On October 15, 2002, at 2010 central daylight time, a Schweizer 269C-1 single-engine helicopter, N61463, was substantially damaged during a hard landing following a complete loss of engine power near San Antonio, Texas. The helicopter was registered to and operated by Stinson Air Center LLC, of San Antonio. The certified flight instructor (CFI) and student pilot were not injured. Night visual meteorological conditions prevailed, and a flight plan was not filed for the 14 Code of Federal Regulations Part 91 instructional flight. The round robin cross-country flight originated from the Stinson Municipal Airport (SSF), San Antonio, at 1845.

According to the CFI, the purpose of the flight was to provide night VFR cross-country navigation instruction to the student. The flight was from SSF to the Pleasanton Municipal Airport (PEZ), Pleasanton, Texas to the Live Oak County Airport (8T6), George West, Texas and returning to SSF. The CFI stated that a flight navigation log sheet was not used for the flight; however, during his preflight planning he estimated that the fuel burn rate was 10 gallons per hour at a cruise airspeed of 85 knots, and the total fight time was going to be 90 minutes. According to an FAA inspector, the normal cruise airspeed for this helicopter is 70 knots.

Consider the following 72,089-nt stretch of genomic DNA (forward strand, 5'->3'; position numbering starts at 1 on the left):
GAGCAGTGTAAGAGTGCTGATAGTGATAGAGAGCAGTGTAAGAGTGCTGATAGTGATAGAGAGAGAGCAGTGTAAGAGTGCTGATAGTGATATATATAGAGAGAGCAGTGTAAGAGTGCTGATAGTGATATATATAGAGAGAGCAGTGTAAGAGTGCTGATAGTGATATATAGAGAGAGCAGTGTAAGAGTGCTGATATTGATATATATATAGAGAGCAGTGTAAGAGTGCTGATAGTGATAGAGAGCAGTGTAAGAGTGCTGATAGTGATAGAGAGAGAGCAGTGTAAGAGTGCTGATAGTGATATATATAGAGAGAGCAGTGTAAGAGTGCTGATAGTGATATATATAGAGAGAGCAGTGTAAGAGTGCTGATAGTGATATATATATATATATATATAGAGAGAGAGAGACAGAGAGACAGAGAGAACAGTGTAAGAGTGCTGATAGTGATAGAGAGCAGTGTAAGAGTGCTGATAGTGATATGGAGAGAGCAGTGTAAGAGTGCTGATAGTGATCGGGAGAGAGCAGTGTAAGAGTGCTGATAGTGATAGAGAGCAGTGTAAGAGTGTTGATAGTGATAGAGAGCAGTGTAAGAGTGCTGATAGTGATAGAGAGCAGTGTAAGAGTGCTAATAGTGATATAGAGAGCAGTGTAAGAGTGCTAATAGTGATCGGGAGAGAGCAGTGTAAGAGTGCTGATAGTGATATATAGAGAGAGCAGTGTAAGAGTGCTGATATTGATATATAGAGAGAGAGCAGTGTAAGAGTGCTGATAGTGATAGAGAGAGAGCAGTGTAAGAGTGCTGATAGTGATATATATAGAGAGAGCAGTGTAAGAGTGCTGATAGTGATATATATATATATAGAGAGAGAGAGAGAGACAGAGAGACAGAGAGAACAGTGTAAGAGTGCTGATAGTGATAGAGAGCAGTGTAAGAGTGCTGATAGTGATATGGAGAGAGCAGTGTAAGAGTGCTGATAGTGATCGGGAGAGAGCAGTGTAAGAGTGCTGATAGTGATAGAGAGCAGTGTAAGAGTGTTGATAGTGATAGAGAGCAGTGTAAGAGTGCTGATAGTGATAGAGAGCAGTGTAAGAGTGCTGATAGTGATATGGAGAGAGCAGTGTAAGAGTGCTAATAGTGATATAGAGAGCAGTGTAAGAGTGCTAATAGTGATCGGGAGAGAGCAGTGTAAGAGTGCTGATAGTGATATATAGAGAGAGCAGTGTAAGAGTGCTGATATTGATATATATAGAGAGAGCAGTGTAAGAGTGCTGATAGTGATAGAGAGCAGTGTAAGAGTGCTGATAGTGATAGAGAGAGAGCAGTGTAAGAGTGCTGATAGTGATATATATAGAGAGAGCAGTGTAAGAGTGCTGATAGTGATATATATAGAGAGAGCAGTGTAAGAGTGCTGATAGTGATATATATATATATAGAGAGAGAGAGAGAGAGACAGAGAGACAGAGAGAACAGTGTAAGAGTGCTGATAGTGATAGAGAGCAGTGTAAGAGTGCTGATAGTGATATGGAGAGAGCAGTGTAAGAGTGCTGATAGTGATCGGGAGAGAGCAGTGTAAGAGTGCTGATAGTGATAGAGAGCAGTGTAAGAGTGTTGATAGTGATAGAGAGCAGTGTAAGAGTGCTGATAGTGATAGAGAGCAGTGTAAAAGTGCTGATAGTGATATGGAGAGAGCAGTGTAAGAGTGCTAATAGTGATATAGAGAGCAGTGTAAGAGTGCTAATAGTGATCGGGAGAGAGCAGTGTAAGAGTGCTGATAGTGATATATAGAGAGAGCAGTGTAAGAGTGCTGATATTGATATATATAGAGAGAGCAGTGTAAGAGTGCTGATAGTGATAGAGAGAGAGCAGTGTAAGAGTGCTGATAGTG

The flight departed SSF, over flew PEX and 8T6, and was en route back to SSF. The CFI and student discussed the low fuel status while over flying PEZ; however, they elected not to refuel because neither pilot had a credit card. The helicopter was between Leming and Loop 1604 when its amber colored low fuel warning light illuminated. A few minutes elapsed, and the flight was approximately 10 miles south of SSF when the engine lost total power. An autorotation was initiated, the helicopter impacted trees and landed hard. The tailboom separated from the airframe. The pilot stated that the reason for the loss of engine power was fuel exhaustion.

In the NTSB Pilot/Operator Aircraft Accident Report Form, in the section, Recommendation (How Could This Accident Have Been Prevented), the pilot wrote the use of a "full navigation log" may have prevented the accident.

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